4′33″  

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Train wreck at Montparnasse (October 22, 1895) by Studio Lévy and Sons.
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Train wreck at Montparnasse (October 22, 1895) by Studio Lévy and Sons.
4′33″ is an experimental musical work by avant-garde composer John Cage. It consists of just over four and a half minutes of silence. Though first performed on the piano, the piece was composed for any instrument or instruments and is structured in three movements. The length of each movement is not fixed by the composer, nor is the total length of the piece. The title of the piece should reflect the timings chosen, and could therefore be different at every performance. The modern performance tradition of 4′33″ is to keep the total duration fixed as at the first performance.

Influence from the visual arts

Another cited influence for this piece came from the field of the visual arts. Cage's friend and sometimes colleague Robert Rauschenberg had produced, in 1951, a series of white paintings, seemingly "blank" canvases (though painted with white house paint) that in fact change according to varying light conditions in the rooms in which they were hung, the shadows of people in the room and so on. This inspired Cage to use a similar idea, as he later stated, "Actually what pushed me into it was not guts but the example of Robert Rauschenberg. His white paintings… when I saw those, I said, 'Oh yes, I must. Otherwise I'm lagging, otherwise music is lagging'." Cage's musical equivalent to the Rauschenberg paintings uses the "silence" of the piece as an aural "blank canvas" to reflect the dynamic flux of ambient sounds surrounding each performance; the music of the piece is natural sounds of the players, the audience, the building, and the outside environment.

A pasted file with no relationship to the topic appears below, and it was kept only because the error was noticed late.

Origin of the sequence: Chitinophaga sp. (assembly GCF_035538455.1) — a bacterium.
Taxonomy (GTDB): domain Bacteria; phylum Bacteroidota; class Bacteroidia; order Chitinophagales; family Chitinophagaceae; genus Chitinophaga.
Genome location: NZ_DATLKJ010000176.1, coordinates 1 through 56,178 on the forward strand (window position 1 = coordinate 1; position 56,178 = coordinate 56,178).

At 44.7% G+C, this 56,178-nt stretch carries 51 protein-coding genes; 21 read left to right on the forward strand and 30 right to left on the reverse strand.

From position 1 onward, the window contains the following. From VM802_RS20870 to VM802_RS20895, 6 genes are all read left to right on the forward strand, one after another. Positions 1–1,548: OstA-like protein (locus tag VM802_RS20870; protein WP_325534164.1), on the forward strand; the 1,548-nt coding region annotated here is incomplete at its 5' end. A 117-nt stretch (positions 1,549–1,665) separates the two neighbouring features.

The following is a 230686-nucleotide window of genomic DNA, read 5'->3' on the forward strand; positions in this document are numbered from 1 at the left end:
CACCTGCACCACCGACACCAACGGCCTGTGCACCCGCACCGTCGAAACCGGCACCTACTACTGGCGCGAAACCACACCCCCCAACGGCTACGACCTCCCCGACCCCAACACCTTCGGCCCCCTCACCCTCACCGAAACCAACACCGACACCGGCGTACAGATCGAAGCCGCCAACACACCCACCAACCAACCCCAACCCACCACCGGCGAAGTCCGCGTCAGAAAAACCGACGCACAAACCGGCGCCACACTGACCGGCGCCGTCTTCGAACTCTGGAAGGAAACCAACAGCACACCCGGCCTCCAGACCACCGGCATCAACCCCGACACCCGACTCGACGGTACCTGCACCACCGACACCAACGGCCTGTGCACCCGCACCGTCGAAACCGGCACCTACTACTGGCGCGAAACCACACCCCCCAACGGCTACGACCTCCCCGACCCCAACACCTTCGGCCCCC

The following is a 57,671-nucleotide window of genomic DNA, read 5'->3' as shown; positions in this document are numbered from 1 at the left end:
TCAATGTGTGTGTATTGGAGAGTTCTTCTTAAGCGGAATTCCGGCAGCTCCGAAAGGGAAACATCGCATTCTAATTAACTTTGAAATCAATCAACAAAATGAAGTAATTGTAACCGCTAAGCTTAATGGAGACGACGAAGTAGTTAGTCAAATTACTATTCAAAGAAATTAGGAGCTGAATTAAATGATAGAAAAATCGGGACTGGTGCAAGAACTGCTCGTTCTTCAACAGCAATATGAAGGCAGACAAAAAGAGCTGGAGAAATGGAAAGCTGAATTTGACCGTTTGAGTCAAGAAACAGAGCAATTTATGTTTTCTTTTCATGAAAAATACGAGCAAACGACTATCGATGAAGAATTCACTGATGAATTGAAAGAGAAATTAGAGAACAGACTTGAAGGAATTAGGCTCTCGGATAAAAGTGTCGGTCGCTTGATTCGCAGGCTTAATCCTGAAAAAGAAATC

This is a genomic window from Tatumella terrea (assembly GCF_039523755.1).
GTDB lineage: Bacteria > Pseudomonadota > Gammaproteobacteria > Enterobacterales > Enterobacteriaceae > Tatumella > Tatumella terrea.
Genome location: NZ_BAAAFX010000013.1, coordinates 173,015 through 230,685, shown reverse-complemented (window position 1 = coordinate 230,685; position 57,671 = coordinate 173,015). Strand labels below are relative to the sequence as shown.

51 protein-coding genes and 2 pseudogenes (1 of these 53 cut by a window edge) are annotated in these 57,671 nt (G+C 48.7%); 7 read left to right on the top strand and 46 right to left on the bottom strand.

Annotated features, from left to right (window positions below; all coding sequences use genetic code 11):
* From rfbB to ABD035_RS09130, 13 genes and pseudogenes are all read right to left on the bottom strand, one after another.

Precursors

Cage was not the first composer to conceive of a piece consisting solely of silence. One precedent is "In futurum", a movement from the Fünf Pittoresken for piano by Czech composer Erwin Schulhoff. Written in 1919, Schulhoff's meticulously notated composition is made up entirely of rests. Cage was, however, almost certainly unaware of Schulhoff's work. Another prior example is Alphonse Allais's Funeral March for the Obsequies of a Deaf Man, written in 1897, and consisting of nine blank measures. Allais's composition is arguably closer in spirit to Cage's work; Allais was an associate of Erik Satie, and given Cage's profound admiration for Satie, the possibility that Cage was inspired by the Funeral March is tempting. However, according to Cage himself, he was unaware of Allais's composition at the time (though he had heard of a 19th-century book that was completely blank).



Unless indicated otherwise, the text in this article is either based on Wikipedia article "4′33″" or another language Wikipedia page thereof used under the terms of the GNU Free Documentation License; or on original research by Jahsonic and friends. See Art and Popular Culture's copyright notice.

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